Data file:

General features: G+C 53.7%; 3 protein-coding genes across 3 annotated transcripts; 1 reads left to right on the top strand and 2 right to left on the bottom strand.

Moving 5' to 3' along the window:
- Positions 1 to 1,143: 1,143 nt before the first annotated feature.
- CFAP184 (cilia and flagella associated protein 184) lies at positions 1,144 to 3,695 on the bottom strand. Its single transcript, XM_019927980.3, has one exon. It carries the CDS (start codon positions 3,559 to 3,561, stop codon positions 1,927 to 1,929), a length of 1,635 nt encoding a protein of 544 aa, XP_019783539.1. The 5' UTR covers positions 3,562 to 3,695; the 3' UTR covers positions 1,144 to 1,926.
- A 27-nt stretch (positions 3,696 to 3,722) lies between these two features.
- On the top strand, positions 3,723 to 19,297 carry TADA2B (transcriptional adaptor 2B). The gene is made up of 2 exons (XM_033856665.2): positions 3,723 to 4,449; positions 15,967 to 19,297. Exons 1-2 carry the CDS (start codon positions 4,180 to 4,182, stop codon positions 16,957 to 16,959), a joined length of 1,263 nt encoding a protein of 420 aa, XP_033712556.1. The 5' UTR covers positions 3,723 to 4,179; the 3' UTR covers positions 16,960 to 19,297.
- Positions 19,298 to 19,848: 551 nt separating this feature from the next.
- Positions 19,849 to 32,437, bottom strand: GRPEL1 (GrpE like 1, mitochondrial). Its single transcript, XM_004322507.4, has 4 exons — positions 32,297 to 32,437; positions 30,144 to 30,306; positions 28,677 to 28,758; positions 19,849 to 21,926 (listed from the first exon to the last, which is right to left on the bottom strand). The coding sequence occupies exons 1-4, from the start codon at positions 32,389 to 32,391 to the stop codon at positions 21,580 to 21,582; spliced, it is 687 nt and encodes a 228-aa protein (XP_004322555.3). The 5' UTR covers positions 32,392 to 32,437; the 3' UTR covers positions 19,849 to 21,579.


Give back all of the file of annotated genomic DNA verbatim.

General features: G+C 53.7%; 3 protein-coding genes across 3 annotated transcripts; 1 reads left to right on the top strand and 2 right to left on the bottom strand.

Moving 5' to 3' along the window:
- Positions 1 to 1,143: 1,143 nt before the first annotated feature.
- CFAP184 (cilia and flagella associated protein 184) lies at positions 1,144 to 3,695 on the bottom strand. Its single transcript, XM_019927980.3, has one exon. It carries the CDS (start codon positions 3,559 to 3,561, stop codon positions 1,927 to 1,929), a length of 1,635 nt encoding a protein of 544 aa, XP_019783539.1. The 5' UTR covers positions 3,562 to 3,695; the 3' UTR covers positions 1,144 to 1,926.
- A 27-nt stretch (positions 3,696 to 3,722) lies between these two features.
- On the top strand, positions 3,723 to 19,297 carry TADA2B (transcriptional adaptor 2B). The gene is made up of 2 exons (XM_033856665.2): positions 3,723 to 4,449; positions 15,967 to 19,297. Exons 1-2 carry the CDS (start codon positions 4,180 to 4,182, stop codon positions 16,957 to 16,959), a joined length of 1,263 nt encoding a protein of 420 aa, XP_033712556.1. The 5' UTR covers positions 3,723 to 4,179; the 3' UTR covers positions 16,960 to 19,297.
- Positions 19,298 to 19,848: 551 nt separating this feature from the next.
- Positions 19,849 to 32,437, bottom strand: GRPEL1 (GrpE like 1, mitochondrial). Its single transcript, XM_004322507.4, has 4 exons — positions 32,297 to 32,437; positions 30,144 to 30,306; positions 28,677 to 28,758; positions 19,849 to 21,926 (listed from the first exon to the last, which is right to left on the bottom strand). The coding sequence occupies exons 1-4, from the start codon at positions 32,389 to 32,391 to the stop codon at positions 21,580 to 21,582; spliced, it is 687 nt and encodes a 228-aa protein (XP_004322555.3). The 5' UTR covers positions 32,392 to 32,437; the 3' UTR covers positions 19,849 to 21,579.